And it says do what is fine in the eyes of everyone. Do people become our standard then? No, that's not what it's saying. The Bible's your standard. What the Bible tells you, do it in such a fine way that even unbelievers are amazed, and they have to say it was done well. Unbelievers are not our standard, but they are our concern. And we ought to be so concerned about the way we represent our Lord before unbelievers that whatever we do, and especially when we're returning good for evil is done in such a way that the He is honored, even in the eyes of unbelievers who can't find anything to pick apart about what we've done. Has someone been cheating you in business? You need to take some time to plan some really fine responses to that. Has somebody been gossiping about you? All that energy that you would normally as a sinful response put into tearing that other person down in eyes of other--let all that energy and time and effort be put into how you will do good to that person who has been gossiping about you, and how you will do it with finesse. Are there any rooms for any exceptions on any of this? No, remember, this is an absolute. Never, it says, never return evil for evil to anyone. There isn't a single exception to that rule.

So, my friend, do you want to be a winner? Do you want to win the battle over evil? It's going to take effort, it's going to take commitment, it's going to take time. By the way, the word commitment is a word that's never spelled out. Everybody talks about it; nobody knows what he's talking about. Let me tell you at least four things that I think belong to the word commitment. Maybe there are more, but at least four. You understand what it is that you are giving yourself to. You can't commit yourself very intelligently to something you don't understand thoroughly. So you have to have an understanding of whatever it is you're committing yourself to. Not only do you have to have an understanding, you have to have a desire to do it to have a real commitment. And that desire does not mean you have to like it. It means you have to desire to do it because you know your Lord wants you to do it. And you desire to please Him, so you're going to do it whether it seems pleasant to you or not. You may not like to spend the time and effort and exert the creative thought that is necessary to do a fine piece of work in responding to evil as this says. You may not like to plan ahead the way this says. You may not like to hunt down those answers as Paul says in 1 Thessalonians 5:15. But you desire to please your Lord, and He says do it, so you're going to do it because you want to please Him. Now, the third thing that commitment involves is ability to do it. A lot of people really understand what they need to do; they desire to do it, but they really don't know how to do it. We've been talking about that here tonight. You know what to do. And the last thing is you have to be willing to put the time and effort into it to get it done. That means you have to actually take your schedule at times and block out time to do it. Not just to have good intentions, but to actually write it down, put it on the schedule, and then follow that schedule. And I'm sure there are some of you here tonight who know that you need to give time for this thing, you know there are some people you need to respond to, you know you couldn't do it with finesse unless you took the time, just as you would have to take the time to do a really fine job for wedding or a party or a dinner or a conference or anything else. This conference didn't get put together without somebody spending a lot of time ahead of time thinking about it. And you know you've got to do that, but you'll never do it unless you find time for it on your schedule. That's why I'm saying to you right now take out a pencil, and you take out a paper before you leave this room and write down either the time or the fact that you need to find that time as soon as you get your schedule. If you don't do that, you're never going to obey this commandment. Commitment involves those four things. Understanding it, desiring to please the Lord in following His Word, ability or know how and willingness to give the time and effort required to get it done. That's what I mean when I talk about commitment. It may involve more, but it certainly involves at least those four things.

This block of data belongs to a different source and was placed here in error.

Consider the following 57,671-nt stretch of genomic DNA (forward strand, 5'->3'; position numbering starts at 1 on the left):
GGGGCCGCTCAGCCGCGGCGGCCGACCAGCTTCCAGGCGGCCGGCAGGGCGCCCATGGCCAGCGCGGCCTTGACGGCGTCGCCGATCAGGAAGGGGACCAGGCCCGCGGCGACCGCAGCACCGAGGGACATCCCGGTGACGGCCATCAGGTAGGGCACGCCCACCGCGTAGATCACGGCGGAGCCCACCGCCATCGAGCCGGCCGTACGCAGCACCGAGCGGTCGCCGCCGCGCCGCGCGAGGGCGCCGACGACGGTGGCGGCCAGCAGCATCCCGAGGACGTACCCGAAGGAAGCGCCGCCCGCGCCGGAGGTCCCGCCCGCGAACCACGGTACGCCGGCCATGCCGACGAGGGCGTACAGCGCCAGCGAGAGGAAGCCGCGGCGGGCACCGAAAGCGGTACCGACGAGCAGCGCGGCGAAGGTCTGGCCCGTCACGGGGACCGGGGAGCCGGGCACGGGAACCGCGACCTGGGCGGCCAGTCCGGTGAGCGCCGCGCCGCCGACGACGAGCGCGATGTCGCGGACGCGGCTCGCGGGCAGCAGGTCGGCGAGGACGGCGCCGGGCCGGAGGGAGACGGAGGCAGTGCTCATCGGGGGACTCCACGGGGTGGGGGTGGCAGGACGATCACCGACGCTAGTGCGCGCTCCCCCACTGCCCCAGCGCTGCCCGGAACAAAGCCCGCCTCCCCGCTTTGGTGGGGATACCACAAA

You've got to be committed to the Word of God in anything God commands you to do, and here is one that's going to take commitment. Aren't you glad that Jesus Christ didn't even the score with Satan, that He didn't try to get even with Satan. Remember at the beginning of this message, we were talking about getting even with other people and how this forbids it. No, He didn't get even with Satan. He triumphed over Him! If I have three kings in checkers and you have two, and you get one more, we're even. That isn't what Jesus did, and that isn't what He wants you to do. He wants you to triumph over evil, conquer evil, win over evil, defeat evil wherever it attacks you. And you'll never do it until you're committed in the full sense of that word to planning ahead about how you will respond in a fine way with finesse to evil. Thank God that Jesus Christ did far more than get even.